By all accounts, the Dakar Rally, regarded as the toughest motorsport event in the world, lived up to its irrefutable reputation with its 2021 instalment in Saudi Arabia.
At the launch of the 2021 Dakar Rally, the organisers of the event, ASO, described the route as a journey of exploration and more difficult than the 2020 version.
This year’s event might have copped criticism for perhaps being a little too tough, but it brought out the best in South Africa.
“South African vehicle manufacturers, competitors and teams have once again risen to the occasion,” said Archie Rutherford, CEO of the South African Cross Country Series (SACCS). “The results again reflect that South African cross-country racing has had a major impact on the world stage.
“All the South African participants did us proud and the incentive is there for other teams and individuals to follow their dream to experience the Dakar.”
On an event plagued by punctures and navigational challenges, it was the Toyota Gazoo Racing squad that spearheaded the South African attack. Nasser al Attiyah, a two-time winner of the Dakar Rally, and Mathieu Baumel, runners-up in this year’s Dakar Rally, were always in contention for a top-three podium finish, while 2009 Dakar winner, Giniel de Villiers and Spanish navigator, Alex Haro, had a torrid time, and having only escaped one stage without multiple punctures, finished a credible eight overall.
Shameer Variawa and Dennis Murphy, fifth in the 2020 SACCS overall production vehicle championship and in their first Dakar together, had their share of misfortune, including multiple punctures and a broken side shaft, but delivered a sterling performance to finish 21st overall.
Privateers Brian Baragwanath and Taye Perry, former Dakar Rally quad and bike competitors, overcame a plethora of challenges in their first attempt at the car category, including a barrel roll on stage six, to prove their mettle in their South African-designed and built Century Racing CR6. The pair finished 32nd overall and seventh in the T1.3 Class for two-wheel drive petrol cars, two positions behind Brazilians Marcelo Gastaldi and Lourival Roldan in another Century Racing CR6.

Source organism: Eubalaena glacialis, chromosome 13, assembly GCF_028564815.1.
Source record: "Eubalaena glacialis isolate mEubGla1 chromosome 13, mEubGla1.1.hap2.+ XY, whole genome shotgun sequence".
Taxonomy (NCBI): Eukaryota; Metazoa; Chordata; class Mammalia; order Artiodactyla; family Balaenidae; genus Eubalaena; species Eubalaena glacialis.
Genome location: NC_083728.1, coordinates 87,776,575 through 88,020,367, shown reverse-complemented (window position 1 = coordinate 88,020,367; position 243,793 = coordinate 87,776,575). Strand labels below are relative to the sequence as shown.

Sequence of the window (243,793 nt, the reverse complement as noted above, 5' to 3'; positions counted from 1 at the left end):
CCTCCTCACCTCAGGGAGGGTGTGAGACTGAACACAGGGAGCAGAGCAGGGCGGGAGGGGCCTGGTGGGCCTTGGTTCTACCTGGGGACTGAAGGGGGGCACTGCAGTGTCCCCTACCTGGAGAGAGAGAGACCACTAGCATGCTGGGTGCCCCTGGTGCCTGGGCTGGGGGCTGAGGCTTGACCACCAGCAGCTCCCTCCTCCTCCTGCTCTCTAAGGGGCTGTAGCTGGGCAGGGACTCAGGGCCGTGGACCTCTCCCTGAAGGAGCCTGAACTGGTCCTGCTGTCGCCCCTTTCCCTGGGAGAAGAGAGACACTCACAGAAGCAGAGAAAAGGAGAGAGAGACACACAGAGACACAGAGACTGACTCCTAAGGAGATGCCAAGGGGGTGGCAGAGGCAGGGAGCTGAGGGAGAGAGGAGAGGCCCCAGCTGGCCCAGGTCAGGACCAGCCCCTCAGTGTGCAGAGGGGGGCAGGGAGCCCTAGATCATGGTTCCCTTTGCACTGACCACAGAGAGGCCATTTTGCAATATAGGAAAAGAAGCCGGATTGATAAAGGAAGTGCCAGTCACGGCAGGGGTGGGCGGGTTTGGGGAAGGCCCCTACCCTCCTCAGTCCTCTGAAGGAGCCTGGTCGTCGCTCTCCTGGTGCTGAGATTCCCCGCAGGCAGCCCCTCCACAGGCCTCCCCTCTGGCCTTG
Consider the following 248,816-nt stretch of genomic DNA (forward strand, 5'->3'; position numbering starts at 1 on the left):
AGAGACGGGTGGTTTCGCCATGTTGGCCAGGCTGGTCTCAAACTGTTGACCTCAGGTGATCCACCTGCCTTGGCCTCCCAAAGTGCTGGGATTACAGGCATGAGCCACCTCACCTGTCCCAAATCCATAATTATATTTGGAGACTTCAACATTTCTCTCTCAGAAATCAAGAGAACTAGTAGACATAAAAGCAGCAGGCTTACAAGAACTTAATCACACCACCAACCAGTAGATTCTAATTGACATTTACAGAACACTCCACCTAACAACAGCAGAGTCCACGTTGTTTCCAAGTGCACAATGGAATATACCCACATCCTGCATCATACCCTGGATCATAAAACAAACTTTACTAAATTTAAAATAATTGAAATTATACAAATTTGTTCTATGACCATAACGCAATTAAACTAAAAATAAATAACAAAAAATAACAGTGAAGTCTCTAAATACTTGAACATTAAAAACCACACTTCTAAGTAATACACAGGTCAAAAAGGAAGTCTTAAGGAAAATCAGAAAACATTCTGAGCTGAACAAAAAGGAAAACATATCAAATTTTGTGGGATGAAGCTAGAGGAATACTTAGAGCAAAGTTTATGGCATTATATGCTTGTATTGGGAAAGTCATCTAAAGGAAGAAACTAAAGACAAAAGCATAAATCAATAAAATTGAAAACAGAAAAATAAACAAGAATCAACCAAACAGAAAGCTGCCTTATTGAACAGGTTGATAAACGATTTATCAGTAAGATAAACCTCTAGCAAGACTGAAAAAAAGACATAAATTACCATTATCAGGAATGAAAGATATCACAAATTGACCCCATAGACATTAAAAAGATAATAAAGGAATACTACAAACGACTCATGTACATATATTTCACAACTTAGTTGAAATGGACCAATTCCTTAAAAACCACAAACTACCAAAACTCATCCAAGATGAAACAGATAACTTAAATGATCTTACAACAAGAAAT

In the lightweight vehicle class, known as the side-by-side (SxS) class in the SACCS championship, another South African constructor was quietly building an enviable Dakar record. Kyalami-based WCT Engineering, under the guidance of Stuart Thompson, saw 12 South African-designed and built under license by South Racing in Europe, vehicles entered in this year’s iconic event.
American Casey Currie and South African Sean Berriman conquered the world’s toughest race in a WCT Engineering designed SSV last year. This year, seven South African-designed Can-Ams, represented by South Racing and Monster Energy, finished in the top ten, with the overall title going to Chileans Francisco Contardo and Juan Pablo Vinagre.
Less fortunate in this year’s merciless 4 500-kilometre marathon epic were Toyota Gazoo Racing’s Henk Lategan and Brett Cummings, and Botswana rider Ross Branch (Monster Energy Yamaha).
Multiple SACCS overall production vehicle champions, Lategan/Cummings quickly showed their flair as they settled into the demands of the Dakar Rally, and by the end of stage four had moved into the top five overall. Unfortunately, this good form came to a grinding halt when the pair crashed out of the rally early in stage five, fortunately only suffering minor injuries.
The Toyota Gazoo Racing Team Principal, Glyn Hall, said, “Henk and Brett have made their mark on the biggest cross-country stage in the world, and we’re looking forward to watching their progress in the months and years to come.”
In his first outing in the Dakar, Branch showed his class when he won the 2019 Dakar Rookie of the Event accolade and finished an incredible 13th overall. His excellent performance as a privateer in 2019 and 2020 secured him a place in the 2021 Monster Energy Yamaha Rally Team. From the start of this year’s event, Branch displayed his exceptional talent and placed fourth at the halfway mark.
Despite a heavy crash on stage seven, he soldiered on, but was sadly sidelined with mechanical failure on stage nine.
“It was an unbelievable performance for everyone connected with the teams and they deserve a pat on the back,” said Rutherford. “It is stories like these that make the Dakar such a memorable event.”
After a lengthy break and the excitement of the 2021 Dakar Rally, competitors and teams will now be turning their focus to the first of seven rounds of the SACCS series in Dullstroom on March 26 and 27.